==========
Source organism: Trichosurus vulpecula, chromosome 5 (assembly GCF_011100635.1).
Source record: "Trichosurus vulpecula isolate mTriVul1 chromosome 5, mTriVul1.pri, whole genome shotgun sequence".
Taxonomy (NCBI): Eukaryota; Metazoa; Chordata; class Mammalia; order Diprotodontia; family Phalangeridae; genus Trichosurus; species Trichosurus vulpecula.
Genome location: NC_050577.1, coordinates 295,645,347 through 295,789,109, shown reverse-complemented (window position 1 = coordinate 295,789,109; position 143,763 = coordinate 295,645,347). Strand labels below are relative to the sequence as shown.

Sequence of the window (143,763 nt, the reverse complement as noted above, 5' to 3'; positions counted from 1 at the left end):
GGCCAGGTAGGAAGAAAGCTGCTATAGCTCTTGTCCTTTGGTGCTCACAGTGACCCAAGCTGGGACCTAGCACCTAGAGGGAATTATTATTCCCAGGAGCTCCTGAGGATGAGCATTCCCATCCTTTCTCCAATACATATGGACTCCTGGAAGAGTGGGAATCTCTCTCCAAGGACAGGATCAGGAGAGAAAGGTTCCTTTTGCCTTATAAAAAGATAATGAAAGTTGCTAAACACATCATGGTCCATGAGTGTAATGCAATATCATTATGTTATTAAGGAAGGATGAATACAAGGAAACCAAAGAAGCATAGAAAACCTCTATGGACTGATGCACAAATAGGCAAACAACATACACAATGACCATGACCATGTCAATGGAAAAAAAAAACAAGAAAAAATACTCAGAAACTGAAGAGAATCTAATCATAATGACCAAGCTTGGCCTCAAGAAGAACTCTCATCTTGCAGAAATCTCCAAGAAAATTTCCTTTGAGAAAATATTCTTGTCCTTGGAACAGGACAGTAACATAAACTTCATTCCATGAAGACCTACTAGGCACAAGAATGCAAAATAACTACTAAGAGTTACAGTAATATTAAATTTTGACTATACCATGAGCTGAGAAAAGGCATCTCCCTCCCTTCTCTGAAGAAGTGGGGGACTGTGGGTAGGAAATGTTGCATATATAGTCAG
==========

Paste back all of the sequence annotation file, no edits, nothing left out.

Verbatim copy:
Source organism: Trichosurus vulpecula, chromosome 5 (assembly GCF_011100635.1).
Source record: "Trichosurus vulpecula isolate mTriVul1 chromosome 5, mTriVul1.pri, whole genome shotgun sequence".
Taxonomy (NCBI): Eukaryota; Metazoa; Chordata; class Mammalia; order Diprotodontia; family Phalangeridae; genus Trichosurus; species Trichosurus vulpecula.
Genome location: NC_050577.1, coordinates 295,645,347 through 295,789,109, shown reverse-complemented (window position 1 = coordinate 295,789,109; position 143,763 = coordinate 295,645,347). Strand labels below are relative to the sequence as shown.

Sequence of the window (143,763 nt, the reverse complement as noted above, 5' to 3'; positions counted from 1 at the left end):
GGCCAGGTAGGAAGAAAGCTGCTATAGCTCTTGTCCTTTGGTGCTCACAGTGACCCAAGCTGGGACCTAGCACCTAGAGGGAATTATTATTCCCAGGAGCTCCTGAGGATGAGCATTCCCATCCTTTCTCCAATACATATGGACTCCTGGAAGAGTGGGAATCTCTCTCCAAGGACAGGATCAGGAGAGAAAGGTTCCTTTTGCCTTATAAAAAGATAATGAAAGTTGCTAAACACATCATGGTCCATGAGTGTAATGCAATATCATTATGTTATTAAGGAAGGATGAATACAAGGAAACCAAAGAAGCATAGAAAACCTCTATGGACTGATGCACAAATAGGCAAACAACATACACAATGACCATGACCATGTCAATGGAAAAAAAAAACAAGAAAAAATACTCAGAAACTGAAGAGAATCTAATCATAATGACCAAGCTTGGCCTCAAGAAGAACTCTCATCTTGCAGAAATCTCCAAGAAAATTTCCTTTGAGAAAATATTCTTGTCCTTGGAACAGGACAGTAACATAAACTTCATTCCATGAAGACCTACTAGGCACAAGAATGCAAAATAACTACTAAGAGTTACAGTAATATTAAATTTTGACTATACCATGAGCTGAGAAAAGGCATCTCCCTCCCTTCTCTGAAGAAGTGGGGGACTGTGGGTAGGAAATGTTGCATATATAGTCAG